A somewhat different perspective from that expressed by the Reserve Bank Governor here in NZ.

0

Tracking mortgagee property listings

Posted on: September 7th, 2009 | Filed in Buying / Selling a home

The latest set of data on the property market shows what have consistently been called the “green shoots” of a recovery with stronger sales as reported by Barfoot & Thompson last week and QV today.

However despite these indicators there is still a flow of properties coming onto the market as a consequence of repossessions as the fall out from the recession and growing unemployment.

The recorded sales of mortgagee properties as measured and tracked by Terralink International and reported on Zoodle shows that the peak has yet to be reached with 289 sales in the month of June of this year, up 195% on a year ago.

Mortgagee property listings have been tracked now on the site over the past 18 months and as can be seen from the chart below the peak of the inventory levels would be seen to be behind us. As of today there are just over 300 property listings (excluding sections) on the market being marketed as mortgagee auctions or mortgagee tenders. The peak of the market over the past 18 months has topped over 400 such listings, with as recently as May of this year seeing this peak.

Mortgagee listings realestate.co.nz

Measuring the number of mortgagee properties actively being marketed at any one time provides one view, however given the urgent need to clear mortgagee property as a function of the lenders wishing to clear the debt liability, the number of new listings coming onto the market does provide a clearer lead-indicator of the health of this segment of the market.

The chart below tracks the number of new mortgagee listings added to the website by month since the beginning of 2007 – measured as a % of all new listings.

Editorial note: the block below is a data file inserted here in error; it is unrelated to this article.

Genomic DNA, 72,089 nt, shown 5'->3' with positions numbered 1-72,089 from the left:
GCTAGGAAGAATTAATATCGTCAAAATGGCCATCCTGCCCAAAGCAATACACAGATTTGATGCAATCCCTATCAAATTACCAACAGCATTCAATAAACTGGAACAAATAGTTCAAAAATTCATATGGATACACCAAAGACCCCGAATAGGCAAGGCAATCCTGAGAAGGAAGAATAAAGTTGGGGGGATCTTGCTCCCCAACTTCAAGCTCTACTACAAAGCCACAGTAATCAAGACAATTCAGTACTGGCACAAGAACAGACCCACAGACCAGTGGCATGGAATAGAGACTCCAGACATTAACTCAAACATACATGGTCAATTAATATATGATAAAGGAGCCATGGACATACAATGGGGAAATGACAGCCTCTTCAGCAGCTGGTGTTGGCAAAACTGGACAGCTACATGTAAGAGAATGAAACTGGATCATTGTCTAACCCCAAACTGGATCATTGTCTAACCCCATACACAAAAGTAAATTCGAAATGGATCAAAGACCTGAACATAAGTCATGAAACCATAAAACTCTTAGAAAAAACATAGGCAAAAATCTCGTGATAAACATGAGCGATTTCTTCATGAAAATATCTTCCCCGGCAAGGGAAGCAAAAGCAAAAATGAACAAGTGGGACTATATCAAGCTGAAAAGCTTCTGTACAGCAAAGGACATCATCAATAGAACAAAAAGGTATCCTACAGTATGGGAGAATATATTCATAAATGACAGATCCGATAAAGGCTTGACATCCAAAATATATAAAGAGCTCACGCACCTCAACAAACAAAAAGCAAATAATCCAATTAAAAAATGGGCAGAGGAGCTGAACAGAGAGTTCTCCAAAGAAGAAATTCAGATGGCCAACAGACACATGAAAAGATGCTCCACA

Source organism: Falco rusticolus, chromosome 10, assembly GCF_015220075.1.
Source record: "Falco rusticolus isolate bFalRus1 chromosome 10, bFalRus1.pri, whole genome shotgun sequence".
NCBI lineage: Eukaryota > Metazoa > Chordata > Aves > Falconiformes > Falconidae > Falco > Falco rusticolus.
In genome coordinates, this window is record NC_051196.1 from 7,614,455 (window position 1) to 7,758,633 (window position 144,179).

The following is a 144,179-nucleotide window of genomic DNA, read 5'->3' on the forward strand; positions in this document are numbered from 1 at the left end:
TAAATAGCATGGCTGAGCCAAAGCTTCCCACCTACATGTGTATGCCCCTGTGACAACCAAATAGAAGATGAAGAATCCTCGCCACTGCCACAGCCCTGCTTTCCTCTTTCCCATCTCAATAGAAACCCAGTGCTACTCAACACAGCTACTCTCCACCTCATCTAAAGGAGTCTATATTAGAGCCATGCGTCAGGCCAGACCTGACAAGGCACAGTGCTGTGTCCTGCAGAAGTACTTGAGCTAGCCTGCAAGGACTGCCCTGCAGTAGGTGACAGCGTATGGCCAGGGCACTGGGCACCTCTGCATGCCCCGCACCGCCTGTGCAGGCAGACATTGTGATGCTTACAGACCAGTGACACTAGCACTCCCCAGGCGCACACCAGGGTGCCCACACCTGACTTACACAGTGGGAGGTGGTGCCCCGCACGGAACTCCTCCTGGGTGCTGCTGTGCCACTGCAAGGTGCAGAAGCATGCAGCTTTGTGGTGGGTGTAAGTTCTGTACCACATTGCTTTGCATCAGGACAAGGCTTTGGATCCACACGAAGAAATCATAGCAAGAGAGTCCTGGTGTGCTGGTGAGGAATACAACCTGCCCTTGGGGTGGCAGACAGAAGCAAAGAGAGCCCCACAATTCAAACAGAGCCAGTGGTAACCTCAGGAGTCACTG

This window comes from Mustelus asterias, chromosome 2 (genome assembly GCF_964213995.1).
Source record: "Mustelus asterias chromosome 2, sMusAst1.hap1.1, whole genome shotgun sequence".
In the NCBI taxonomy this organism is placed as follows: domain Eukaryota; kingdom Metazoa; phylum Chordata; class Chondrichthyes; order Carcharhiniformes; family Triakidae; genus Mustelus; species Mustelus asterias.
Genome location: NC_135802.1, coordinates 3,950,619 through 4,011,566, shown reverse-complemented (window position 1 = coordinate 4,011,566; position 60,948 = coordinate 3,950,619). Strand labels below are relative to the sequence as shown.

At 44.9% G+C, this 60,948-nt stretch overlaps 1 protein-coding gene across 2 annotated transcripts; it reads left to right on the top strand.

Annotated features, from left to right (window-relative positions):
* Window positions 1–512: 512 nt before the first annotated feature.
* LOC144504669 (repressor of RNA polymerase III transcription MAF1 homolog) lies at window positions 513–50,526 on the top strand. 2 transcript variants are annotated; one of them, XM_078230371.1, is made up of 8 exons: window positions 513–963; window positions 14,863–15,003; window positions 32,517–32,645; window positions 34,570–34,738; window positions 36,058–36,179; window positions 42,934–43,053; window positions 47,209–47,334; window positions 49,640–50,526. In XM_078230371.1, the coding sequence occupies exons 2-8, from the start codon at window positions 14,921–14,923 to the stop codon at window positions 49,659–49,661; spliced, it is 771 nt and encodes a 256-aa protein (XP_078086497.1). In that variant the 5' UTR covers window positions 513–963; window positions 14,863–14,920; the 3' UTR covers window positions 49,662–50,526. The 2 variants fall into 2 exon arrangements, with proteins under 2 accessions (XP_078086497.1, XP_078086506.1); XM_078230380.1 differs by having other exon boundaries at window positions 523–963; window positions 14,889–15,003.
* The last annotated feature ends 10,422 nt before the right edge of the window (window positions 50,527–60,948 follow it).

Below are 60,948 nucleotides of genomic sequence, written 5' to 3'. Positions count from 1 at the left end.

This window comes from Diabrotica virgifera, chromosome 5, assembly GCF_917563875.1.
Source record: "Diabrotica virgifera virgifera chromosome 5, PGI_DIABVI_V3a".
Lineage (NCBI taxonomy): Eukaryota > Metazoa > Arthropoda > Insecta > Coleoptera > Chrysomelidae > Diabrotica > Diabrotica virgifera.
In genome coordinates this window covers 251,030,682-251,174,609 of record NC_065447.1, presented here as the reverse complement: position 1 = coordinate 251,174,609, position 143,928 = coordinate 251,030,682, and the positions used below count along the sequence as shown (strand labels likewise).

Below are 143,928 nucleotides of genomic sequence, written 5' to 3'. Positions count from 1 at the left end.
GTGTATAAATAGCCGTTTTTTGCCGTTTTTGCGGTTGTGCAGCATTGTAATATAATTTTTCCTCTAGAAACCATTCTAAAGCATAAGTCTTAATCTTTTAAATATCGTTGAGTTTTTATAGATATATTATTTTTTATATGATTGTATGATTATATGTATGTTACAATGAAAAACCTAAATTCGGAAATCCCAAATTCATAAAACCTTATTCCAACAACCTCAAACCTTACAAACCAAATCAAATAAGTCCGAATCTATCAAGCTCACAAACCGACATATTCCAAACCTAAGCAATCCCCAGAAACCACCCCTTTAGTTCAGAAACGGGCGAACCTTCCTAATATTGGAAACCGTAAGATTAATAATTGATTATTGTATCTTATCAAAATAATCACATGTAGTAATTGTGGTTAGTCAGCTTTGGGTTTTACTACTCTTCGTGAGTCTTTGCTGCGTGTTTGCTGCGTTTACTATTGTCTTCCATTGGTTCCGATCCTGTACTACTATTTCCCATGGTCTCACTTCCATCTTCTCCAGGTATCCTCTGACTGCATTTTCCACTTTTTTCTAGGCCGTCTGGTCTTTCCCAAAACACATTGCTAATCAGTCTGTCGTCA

New listings of mortgagee properties added each month sicne Jan 2007 - realestate.co.nz

As can be seen the flow onto the market continues to rise and given the erratic movement of the past 2 months it is not clear that a peak has been reached as yet. Having said that the fact is that the number of mortgagee properties listed each month still represents less than 2.5% of all new listings or put another way less than 1 property in every 40 is a mortgagee sale.

18

Newspapers big losers as property searchers stampede online

Posted on: August 25th, 2009 | Filed in Buying / Selling a home, Online marketing, Website searching

Each year around this time there is heated anticipation for the release of the annual Nielsen Real Estate Market Report. This comprehensive survey of property buyers and sellers has become a seminal guidebook to the trends in real estate as it has been undertaken in each of the past 4 years.

The survey (which is undertaken through an online survey) covers many aspects of consumer behaviour, attitudes and awareness of the industry and each year new insights and critical trends emerge.

This year one chart from the amongst one hundred pages of the report leaped out and said in a confident and striking manner – LOOK AT ME!

A total of 1,206 people were asked the question:

Thinking about the different media and other things that you consult for the purpose of researching real estate, how useful do you perceive the following?

The respondents were shown a list of 14 sources of real estate information – everything from TV and real estate office window displays to magazines, newspapers and the web, in all their different forms. The respondents were then asked to rate each by how useful they though each was. The chart below compares the 2 major competing media – newspapers and specialist real estate websites.

Nielsen Online real estate market report 2009 - usefulness of media

The results are staggering with 95% of people saying that specialist real estate websites were “useful or very useful” as compared to just 49% for newspapers – taking the judgement of “very useful”; less than 1 in 10 judged newspapers as “very useful”, whereas with specialist real estate websites 2 out of 3 judged them “very useful”.

Evaluating all of the 14 media options as to how many had been consulted in the past week equally startling trends emerged, comparing this year to last year.

Nielsen Online real estate market report 2009 - media consulted last week